THE CARNAGE AT STRINGYBARK CREEK
© Tom McIlveen
Winner, 2014 Gulgong Henry Lawson Society of NSW Literary Awards, Gulgong NSW.
I rode alongside of the Kellys,
on a colt that could gallop all day;
a strawberry roan, who was bad to the bone
and as tough as a bullocky’s dray.
He ran like the wind and I swear that he grinned
every time I had called him a cur,
and seemed to delight in the wonder of flight,
when I tickled his rib with a spur.
The gelding that Ned had been riding
was as flash as I’d seen in a while;
a thoroughbred cross, with a velvety gloss
that depicted his breeding and style.
He seemed to have wings integrated with springs
as he soared over timber and scrub,
and landed inbound on the sanctified ground
alongside of the Everton pub.
The bar was a tad overcrowded
as we pulled up a seat in the rear,
and tried to ignore the old tuppeny whore
whose intentions were blatantly clear.
She’d recognised Ned from the papers that said,
we’d been hounded for nearly a week,
and hiding in holes like marsupial moles,
since the carnage at Stringybark Creek.
She said they were calling us butchers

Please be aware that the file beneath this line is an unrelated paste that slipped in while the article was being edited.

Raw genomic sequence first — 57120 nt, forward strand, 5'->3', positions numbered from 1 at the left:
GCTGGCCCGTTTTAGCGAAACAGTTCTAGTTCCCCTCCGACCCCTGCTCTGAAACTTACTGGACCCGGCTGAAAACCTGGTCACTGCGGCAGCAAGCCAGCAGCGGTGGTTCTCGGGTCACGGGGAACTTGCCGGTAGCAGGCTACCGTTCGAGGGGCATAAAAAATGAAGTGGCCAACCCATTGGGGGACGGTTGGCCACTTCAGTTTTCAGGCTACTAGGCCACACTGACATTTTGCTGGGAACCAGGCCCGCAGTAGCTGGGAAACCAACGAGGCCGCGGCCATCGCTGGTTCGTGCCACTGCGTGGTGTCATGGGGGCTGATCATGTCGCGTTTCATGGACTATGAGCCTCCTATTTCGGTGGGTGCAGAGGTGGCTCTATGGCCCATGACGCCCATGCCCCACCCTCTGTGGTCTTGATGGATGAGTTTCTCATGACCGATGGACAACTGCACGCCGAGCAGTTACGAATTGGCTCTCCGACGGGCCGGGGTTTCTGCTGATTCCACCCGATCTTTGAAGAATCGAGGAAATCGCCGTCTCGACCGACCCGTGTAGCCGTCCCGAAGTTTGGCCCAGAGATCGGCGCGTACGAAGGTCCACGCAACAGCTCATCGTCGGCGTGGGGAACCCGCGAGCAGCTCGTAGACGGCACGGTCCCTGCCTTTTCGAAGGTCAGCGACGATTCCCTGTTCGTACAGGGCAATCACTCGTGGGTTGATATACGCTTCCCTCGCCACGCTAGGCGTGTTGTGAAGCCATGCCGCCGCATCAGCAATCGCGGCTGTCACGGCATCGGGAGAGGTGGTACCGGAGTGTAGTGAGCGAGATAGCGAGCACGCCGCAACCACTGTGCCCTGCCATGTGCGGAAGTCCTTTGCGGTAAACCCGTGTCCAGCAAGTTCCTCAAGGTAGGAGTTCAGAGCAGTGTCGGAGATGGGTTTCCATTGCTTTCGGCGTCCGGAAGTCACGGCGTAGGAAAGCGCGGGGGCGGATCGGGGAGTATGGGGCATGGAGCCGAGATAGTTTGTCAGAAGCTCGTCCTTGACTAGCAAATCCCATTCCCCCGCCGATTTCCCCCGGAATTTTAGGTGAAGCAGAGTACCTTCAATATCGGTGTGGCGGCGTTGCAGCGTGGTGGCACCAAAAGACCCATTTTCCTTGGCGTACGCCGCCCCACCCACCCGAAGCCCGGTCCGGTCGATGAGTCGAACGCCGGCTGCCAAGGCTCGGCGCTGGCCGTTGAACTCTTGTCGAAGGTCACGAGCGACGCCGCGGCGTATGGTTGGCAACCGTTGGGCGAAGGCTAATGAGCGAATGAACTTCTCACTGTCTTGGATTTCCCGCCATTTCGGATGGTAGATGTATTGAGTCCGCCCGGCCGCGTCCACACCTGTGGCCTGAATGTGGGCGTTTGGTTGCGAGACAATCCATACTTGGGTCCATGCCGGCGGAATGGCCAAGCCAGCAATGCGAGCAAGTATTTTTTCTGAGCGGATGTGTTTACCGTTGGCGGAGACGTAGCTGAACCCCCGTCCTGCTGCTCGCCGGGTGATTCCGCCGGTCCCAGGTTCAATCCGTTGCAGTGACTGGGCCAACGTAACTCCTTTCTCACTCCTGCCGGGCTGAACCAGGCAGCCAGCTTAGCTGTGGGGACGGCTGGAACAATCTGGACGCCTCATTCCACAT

for the slaughter of innocent men,
who’s only concern was to safely return
to their wives and their children again.
The headlines proclaimed that we should be ashamed
of the manner in which they had died;
bespattered with blood and submerged in the mud,
without dignity, honour or pride.
They said we were merciless cowards,
and the scourge of colonial times,
who’d tried to disclaim allegations of blame
for atrocious despicable crimes.
What God-given right did they have to indict
such a charge without probable cause?
Condoning their lies, in the flimsy disguise
of primeval draconian laws.
Perhaps there’s a law for the masses,
and another for those in control,
to govern and bribe every newspaper scribe
who has squandered his conscience and soul?
The squatters and swells and their mademoiselles
had endorsed every journal and rag,
and tried to subdue every rebel who flew
the Eureka republican flag.
The papers neglected to mention,
that those troopers came hunting for us,
to apprehend Dan and the rest of the clan,
who’d been causing a hell of a fuss.
So why did they come with their guns and their rum
with munitions concealed in their swags…
to shoot us like dogs and then gut us like hogs,
to be flaunted on calico bags?
Condemned by the righteous and holy,
for atrocities deemed inhumane,
we yearned for respite, in the shadows of night,
from the spirits of those we had slain.
When Father O’Hea had come over to pray,
he absolved us of damnable sins
and tried to erase every secular trace
from the Kellys, the Lloyds and the Quinns.
I ride through the Warbys alone now,
as a phantom devoid of physique;
immersed in the shroud of a lingering cloud
that descends over Stringybark Creek.
My spirit remains in the timeless terrains
of the ranges that tower on high,
still riding on wings, integrated with springs
on a pony that thinks he can fly!